Feature

The untimely and unexpected nature of children's deaths makes them especially difficult for the dying person and their families. Yet, thousands of families must deal with such deaths every year: According to the Institute of Medicine at the National Academies--which has called for an increased effort to meet the needs of dying children--55,000 children died in 1999. But psychology's presence and support in such situations is limited for the most part, according to a task force created by APA's Ad Hoc Committee on End-of-Life issues in 2002 to examine the special contributions psychologists can make when a child dies.

The group's draft report, released and reviewed by boards and committees in March, notes a paucity of psychology training programs that--and caregivers who--address children's palliative care. And, although some psychologists have made significant contributions to the field, even most pediatric psychologists are not well educated or equipped in the specific ways psychologists can intervene in the end-of-life process, says task force member Elaine Meyer, PhD, of Harvard Medical School.

"There has been a national call for more and better integrated palliative care for children," Meyer says. "And there's a feeling that psychologists have been relative latecomers to the field of palliative care. The main reason we set out to do this report was to flesh out what the state of pediatric palliative care is and what psychologists can contribute."

At the end of life, critically ill children need special consideration when, for example, seeking a hospice or making difficult treatment decisions; they and their families can use psychologists' help in sorting out their emotions and motivations, Meyer says.

The report points to four child end-of-life complications in particular:

  • In most situations parents have legal authority to make decisions about medical treatments on behalf of their child.

  • Many children who die are born with rarely seen medical conditions that create substantial uncertainty in both prognosis and medical management.

  • Because of the rarity of some childhood medical conditions, seriously ill children and their families must often travel far from home for their treatment, removing them from their usual sources of support and placing great strain on family relationships and finances.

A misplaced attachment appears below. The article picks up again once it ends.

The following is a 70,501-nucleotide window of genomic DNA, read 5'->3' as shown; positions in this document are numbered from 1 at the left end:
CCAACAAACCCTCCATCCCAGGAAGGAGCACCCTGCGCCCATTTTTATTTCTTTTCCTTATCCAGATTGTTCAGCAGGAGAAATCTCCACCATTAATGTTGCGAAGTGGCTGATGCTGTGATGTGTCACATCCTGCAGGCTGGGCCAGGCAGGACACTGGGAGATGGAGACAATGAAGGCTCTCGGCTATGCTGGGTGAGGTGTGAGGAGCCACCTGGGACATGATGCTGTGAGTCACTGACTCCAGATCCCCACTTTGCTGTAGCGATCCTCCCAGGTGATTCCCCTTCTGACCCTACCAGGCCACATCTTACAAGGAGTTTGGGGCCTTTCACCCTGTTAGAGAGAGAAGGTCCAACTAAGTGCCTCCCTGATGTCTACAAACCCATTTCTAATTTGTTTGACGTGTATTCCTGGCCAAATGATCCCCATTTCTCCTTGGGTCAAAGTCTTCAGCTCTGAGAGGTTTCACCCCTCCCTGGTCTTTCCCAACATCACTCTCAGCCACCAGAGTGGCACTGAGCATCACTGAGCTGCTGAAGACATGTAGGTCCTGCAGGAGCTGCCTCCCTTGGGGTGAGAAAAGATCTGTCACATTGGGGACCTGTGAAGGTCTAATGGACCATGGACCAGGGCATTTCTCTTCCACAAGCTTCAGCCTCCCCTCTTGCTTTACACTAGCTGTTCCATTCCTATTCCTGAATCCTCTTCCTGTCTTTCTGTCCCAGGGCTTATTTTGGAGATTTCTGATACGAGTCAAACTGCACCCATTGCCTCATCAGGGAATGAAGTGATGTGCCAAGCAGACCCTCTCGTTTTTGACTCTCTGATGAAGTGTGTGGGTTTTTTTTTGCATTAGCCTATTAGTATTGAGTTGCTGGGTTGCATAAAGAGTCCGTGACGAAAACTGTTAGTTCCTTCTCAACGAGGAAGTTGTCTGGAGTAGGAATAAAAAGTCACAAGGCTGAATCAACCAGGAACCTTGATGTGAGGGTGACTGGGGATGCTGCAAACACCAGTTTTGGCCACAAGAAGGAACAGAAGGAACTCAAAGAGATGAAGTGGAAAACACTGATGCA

• Parents and those delivering services to ill or injured children must consider developmental differences that affect diagnosis, prognosis, treatment demands, communication and how much a child should be involved in decisions such as whether to opt for continued chemotherapy.

"As kids get older, we want to make sure their voices are heard in decisions made about their lives," Meyer says. "A lot of people don't realize that kids can be very articulate and insightful about what matters to them."

Meyer, for example, provided therapy for a 15-year-old boy with cystic fibrosis who chose to have a lung transplant operation, even though it wasn't guaranteed to be successful and had potentially serious side effects. "He made it clear that he was at peace with his decisions, and that eased the stress on the family during his final days and following his death," she says.

But families are not always so in tune with their children. For example, parents may want to keep an impending death from a child and refuse to discuss it.

"So parents might benefit from psychologists' psychoeducation and intervention to better understand and appreciate how much the children are likely to already know," she notes. "There is a sense of peace that can be gained when you know you've made the right decisions on behalf of your child. You know they lived out their last days as they wished, you can take comfort knowing they were not in pain, and you know they knew you loved them."